this won’t always be an option. But if it is, shutting the aggressor down by deleting their hateful content, can be seen as an act of active resistance. Silencing an aggressor is a powerful punitive tool. If you can -and want to- remove the abuse, consider taking a screenshot before you delete it. It might be useful evidence if you want to report the abuse (at a later date).
you can report the abuse to the platform. Threats of physical harm or death threats are criminal offences in most countries, which means you can contact the police.
Learn more in the section “How to report”.
If the situation escalated into stalking or persistent harassment, it might be useful to protect your accounts. If you have concerns about who can see your profiles, consider setting your accounts to private. Don’t use the same password in more than one place and never share your passwords with anyone. To help you manage strong and unique passwords, you can use a password manager such as Lastpass. The same principle applies for your phone – consider password protecting and/or encrypting it.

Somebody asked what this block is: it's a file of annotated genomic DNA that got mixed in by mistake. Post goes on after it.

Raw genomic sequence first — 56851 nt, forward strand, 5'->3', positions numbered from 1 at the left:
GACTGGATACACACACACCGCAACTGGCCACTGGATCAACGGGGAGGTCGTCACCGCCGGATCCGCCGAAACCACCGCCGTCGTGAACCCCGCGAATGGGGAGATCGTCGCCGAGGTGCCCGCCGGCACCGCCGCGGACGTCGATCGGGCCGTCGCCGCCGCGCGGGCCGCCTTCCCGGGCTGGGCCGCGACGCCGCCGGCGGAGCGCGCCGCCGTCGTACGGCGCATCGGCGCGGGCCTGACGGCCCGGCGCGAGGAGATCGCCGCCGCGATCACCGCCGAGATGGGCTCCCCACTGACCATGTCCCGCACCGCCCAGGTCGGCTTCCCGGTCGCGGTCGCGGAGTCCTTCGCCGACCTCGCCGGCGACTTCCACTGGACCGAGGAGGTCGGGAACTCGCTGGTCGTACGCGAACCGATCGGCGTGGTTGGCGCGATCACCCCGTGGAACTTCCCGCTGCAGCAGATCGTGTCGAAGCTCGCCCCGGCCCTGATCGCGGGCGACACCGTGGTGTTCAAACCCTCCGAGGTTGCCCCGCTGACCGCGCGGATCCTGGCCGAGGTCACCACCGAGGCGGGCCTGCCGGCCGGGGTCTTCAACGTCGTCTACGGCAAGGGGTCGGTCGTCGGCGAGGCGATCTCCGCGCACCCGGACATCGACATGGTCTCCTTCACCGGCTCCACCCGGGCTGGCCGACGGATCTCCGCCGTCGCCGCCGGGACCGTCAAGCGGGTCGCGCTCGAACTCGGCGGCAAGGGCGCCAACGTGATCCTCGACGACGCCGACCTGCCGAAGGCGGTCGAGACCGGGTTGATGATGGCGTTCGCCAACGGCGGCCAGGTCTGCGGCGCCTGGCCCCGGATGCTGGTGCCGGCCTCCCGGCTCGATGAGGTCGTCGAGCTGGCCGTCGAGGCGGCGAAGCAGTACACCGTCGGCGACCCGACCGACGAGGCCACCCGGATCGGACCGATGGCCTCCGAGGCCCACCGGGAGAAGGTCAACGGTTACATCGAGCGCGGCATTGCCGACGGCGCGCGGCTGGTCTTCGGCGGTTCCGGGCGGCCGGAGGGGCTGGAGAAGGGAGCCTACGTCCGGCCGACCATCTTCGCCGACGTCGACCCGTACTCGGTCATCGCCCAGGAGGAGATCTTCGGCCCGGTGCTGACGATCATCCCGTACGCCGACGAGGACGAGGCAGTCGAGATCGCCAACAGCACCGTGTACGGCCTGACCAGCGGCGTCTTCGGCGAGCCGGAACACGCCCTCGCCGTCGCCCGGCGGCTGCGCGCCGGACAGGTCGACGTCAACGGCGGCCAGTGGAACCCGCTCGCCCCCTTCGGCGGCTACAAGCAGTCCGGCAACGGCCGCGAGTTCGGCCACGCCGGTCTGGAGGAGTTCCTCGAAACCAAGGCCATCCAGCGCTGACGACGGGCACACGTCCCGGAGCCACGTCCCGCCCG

Another form of protection is Two Factor Authentication (2FA). This is a method of confirming your identity twice. This works by utilizing something you know (password) and a second step being something you have. An example of a second step is repeating back a code sent to your phone over SMS. Another example is using an authenticator on your phone, like Google Authenticator, which generates a six- to eight-digit one time password in addition to your usual login details.
Most websites like Facebook, Instagram,… allow this option to be enabled in your settings.
For more information on online self-defence, go to this website: https://ssd.eff.org/en/taxonomy/term/362/